With no need for Miley in the dressing room at half time, I gee the boys up and send them out for the second half. And we’re met by a Scottish storm.
Clark, who will also have identified this match as a must win, spent a while making tactical changes and his charges come out with more purpose. Ivan Rakitic fires one effort at David Soria, before Kieran Tierney heads another narrowly wide when well placed.
My anxiety levels are rising and after failing to react to the warning signs so many times during this competition, I decide to act. I revert to type and aim to pack the midfield to nullify anything Killie can throw at me. I move to a 4-3-3, bringing Francis Coquelin on to sit in defensive midfield, while moving Mo Salah and substitute Gerard Deulofeu onto the flanks.
With results going my way elsewhere, I’m willing to gamble that a point will be enough to secure my qualification spot. This gamble does rely on my maths being right and while the minutes tick away, I worry I’m making a big mistake.
I start checking the other scores, moving the formation around on my tactics screen to go back to 4-4-2, then swap back again. I bring on Harry Kane – in effect, removing the long ball threat I’ve relied on in recent matches – and spend most my time watching the clock tick down as my defence continually scramble the ball away to safety.
It’s mission accomplished as the game ends 0-0. But because of our lack of highlights, we’ve finished a lot sooner than the other matches, so I’m not sure if I’ve made the right decision.
As long as neither Athletico Ashton nor Flaymond mount a late comeback to win, then I should be fine. And thankfully only one goal does come elsewhere, with Jeremie Boga grabbing a late point for Flaymond.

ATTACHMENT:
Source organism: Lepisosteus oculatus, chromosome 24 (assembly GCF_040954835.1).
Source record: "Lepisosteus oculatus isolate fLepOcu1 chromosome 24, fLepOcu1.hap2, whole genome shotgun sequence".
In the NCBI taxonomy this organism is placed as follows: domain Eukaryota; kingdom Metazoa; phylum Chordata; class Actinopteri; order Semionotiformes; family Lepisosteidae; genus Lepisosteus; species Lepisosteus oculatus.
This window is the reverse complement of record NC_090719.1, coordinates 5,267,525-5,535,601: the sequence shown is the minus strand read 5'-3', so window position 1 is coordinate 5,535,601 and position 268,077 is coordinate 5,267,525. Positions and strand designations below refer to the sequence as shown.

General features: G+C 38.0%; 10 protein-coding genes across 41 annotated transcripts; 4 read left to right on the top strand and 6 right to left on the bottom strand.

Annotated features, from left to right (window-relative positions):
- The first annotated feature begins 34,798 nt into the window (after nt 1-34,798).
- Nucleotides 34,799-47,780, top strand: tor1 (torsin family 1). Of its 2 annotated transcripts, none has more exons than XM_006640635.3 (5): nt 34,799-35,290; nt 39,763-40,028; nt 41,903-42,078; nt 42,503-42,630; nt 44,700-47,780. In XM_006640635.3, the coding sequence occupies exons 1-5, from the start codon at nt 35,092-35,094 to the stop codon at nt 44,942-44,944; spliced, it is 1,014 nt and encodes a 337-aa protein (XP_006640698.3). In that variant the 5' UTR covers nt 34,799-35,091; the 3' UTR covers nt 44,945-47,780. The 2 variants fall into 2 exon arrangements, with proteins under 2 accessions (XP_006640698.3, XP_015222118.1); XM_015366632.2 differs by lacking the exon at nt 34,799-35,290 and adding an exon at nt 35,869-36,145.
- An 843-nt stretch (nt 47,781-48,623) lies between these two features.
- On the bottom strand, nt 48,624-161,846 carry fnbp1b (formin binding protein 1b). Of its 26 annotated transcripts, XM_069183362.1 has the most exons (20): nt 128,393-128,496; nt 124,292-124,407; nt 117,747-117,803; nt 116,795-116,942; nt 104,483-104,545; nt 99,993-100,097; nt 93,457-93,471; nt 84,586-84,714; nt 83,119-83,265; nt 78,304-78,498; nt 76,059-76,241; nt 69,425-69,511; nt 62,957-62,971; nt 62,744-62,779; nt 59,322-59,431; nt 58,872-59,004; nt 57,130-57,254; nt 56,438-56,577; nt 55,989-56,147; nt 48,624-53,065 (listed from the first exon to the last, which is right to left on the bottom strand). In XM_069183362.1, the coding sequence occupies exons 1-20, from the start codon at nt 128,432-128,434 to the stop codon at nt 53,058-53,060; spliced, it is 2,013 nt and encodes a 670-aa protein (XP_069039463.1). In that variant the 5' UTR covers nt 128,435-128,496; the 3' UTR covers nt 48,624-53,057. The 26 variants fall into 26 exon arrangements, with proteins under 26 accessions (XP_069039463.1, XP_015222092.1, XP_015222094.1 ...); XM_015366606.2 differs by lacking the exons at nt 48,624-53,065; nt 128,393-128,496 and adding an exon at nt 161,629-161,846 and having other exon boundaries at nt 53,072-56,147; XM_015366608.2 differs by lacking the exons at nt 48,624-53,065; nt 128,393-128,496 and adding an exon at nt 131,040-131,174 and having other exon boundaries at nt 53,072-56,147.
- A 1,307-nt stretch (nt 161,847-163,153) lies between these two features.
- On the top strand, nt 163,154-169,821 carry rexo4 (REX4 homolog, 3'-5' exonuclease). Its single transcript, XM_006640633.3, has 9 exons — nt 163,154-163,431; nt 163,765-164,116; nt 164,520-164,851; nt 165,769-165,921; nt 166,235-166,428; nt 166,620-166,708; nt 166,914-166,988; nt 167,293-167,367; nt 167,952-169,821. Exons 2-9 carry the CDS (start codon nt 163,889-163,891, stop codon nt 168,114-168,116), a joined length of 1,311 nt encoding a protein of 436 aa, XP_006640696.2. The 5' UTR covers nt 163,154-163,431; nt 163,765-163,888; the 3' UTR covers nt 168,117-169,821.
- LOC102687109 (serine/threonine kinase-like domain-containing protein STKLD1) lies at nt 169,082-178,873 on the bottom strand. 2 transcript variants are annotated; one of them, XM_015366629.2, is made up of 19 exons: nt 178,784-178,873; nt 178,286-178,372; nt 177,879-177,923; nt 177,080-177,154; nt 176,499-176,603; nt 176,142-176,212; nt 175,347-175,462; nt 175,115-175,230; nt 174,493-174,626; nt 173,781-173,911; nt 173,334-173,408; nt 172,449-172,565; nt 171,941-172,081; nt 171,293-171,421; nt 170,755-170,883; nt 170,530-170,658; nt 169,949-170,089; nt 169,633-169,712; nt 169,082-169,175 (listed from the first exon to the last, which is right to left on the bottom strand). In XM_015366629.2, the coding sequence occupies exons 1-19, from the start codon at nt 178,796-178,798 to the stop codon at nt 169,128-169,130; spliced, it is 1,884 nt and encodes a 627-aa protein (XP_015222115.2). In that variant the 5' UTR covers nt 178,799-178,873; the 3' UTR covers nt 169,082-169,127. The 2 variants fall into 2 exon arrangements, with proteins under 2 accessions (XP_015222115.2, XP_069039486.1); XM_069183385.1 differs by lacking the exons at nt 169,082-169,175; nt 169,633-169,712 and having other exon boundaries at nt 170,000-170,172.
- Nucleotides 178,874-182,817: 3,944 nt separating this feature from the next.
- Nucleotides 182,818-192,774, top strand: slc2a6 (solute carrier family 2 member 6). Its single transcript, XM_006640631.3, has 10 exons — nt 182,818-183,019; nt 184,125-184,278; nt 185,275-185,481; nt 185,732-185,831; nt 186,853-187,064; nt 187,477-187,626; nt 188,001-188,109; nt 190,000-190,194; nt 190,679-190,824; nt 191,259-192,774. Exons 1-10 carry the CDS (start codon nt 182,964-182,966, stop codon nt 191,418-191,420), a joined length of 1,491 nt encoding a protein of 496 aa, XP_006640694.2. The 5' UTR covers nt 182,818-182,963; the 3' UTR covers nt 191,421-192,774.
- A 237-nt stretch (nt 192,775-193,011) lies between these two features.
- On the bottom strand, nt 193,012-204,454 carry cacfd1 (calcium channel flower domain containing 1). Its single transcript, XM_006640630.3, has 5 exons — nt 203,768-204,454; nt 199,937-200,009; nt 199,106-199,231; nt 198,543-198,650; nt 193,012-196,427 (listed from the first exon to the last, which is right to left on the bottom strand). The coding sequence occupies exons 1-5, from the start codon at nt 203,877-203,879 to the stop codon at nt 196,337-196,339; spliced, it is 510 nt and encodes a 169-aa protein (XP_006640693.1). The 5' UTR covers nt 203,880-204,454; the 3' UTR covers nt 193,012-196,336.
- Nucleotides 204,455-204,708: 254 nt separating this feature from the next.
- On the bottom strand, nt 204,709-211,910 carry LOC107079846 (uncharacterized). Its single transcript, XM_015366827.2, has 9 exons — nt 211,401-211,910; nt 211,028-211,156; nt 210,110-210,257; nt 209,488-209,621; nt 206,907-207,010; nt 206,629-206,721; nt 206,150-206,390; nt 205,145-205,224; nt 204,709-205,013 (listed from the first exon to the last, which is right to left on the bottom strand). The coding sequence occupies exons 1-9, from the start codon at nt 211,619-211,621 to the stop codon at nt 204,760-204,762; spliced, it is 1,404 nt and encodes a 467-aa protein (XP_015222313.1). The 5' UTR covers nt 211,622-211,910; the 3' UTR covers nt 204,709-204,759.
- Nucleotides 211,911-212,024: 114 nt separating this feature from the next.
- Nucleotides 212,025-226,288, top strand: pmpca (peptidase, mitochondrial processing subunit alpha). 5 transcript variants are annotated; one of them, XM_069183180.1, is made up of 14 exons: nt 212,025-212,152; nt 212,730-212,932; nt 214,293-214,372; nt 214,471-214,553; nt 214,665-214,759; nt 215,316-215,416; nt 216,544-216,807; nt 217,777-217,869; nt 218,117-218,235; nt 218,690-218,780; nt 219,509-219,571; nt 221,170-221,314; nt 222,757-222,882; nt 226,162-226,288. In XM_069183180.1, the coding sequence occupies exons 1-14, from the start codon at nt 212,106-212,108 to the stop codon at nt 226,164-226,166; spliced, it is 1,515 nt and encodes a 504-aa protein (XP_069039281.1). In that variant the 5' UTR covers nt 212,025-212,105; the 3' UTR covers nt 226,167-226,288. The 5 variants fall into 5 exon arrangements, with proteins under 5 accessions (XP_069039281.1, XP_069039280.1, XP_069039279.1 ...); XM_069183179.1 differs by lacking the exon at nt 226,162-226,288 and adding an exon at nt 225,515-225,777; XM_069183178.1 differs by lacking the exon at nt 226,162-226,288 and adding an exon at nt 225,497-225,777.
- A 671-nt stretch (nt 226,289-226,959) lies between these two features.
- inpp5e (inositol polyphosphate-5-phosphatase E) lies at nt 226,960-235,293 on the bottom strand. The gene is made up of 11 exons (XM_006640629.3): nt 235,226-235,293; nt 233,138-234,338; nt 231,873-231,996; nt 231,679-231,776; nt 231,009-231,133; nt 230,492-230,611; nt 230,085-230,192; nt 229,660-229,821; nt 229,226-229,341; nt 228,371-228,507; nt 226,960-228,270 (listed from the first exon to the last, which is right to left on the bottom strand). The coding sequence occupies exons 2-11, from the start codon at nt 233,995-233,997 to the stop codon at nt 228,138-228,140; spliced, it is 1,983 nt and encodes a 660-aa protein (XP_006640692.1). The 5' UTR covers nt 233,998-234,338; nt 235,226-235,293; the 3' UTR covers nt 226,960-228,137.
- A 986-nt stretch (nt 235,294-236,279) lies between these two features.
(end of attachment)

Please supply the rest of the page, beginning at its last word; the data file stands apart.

But it doesn’t change anything, I’m still fourth and know I can only be overtaken by one of Flaymond or Killie in their final showdown and Athletico Ashton would have to defeat AJCFC to gazump me.
The final round
They always say it’s more nerve wracking watching than playing, but on this occasion I feel incredibly chilled. I decided to watch Flaymond’s match against Killie FC which, in hindsight, I’m not sure why since that wasn’t the match that would make or break my season.
Harry Maguire scored an own goal to give Flaymond the lead early on and they continued to dominate proceedings, while Erik Lamela scored an equally quick goal to give AJCFC the lead at Athletico Ashton.
There were no dramas, no late scares, no palpitations, just an easy passage to the next round. After having battled and scrapped my way to be in this position, it felt like an anti-climax. But you can’t have an anti-climax without a climax – and, believe me, that’s how I like it.
Despite that, this shouldn’t detract from the realisation what an achievement this was. I’d made into the play-offs with a team that was notably weaker than most of the others I was up against. Ok, I benefited from one of the teams above me not being able to carry on, but let’s gloss over that.
Perhaps I was the lucky loser, just like Denmark were when they earned a reprieve to take part in Euro 92. And we all know what happened then. The same thing couldn’t happen for Tromsgodset Pieces, could it?
(N.B. The network game crashed at the end of the final round, so we have no final league table to show you. Convenient, yes, but you’ll have to take our word for it)
The final play-off matches will be published on The Set Pieces from the week commencing 13 July, so make sure you’ve caught up with all the episodes of our FM20 Project: The Coaches before then.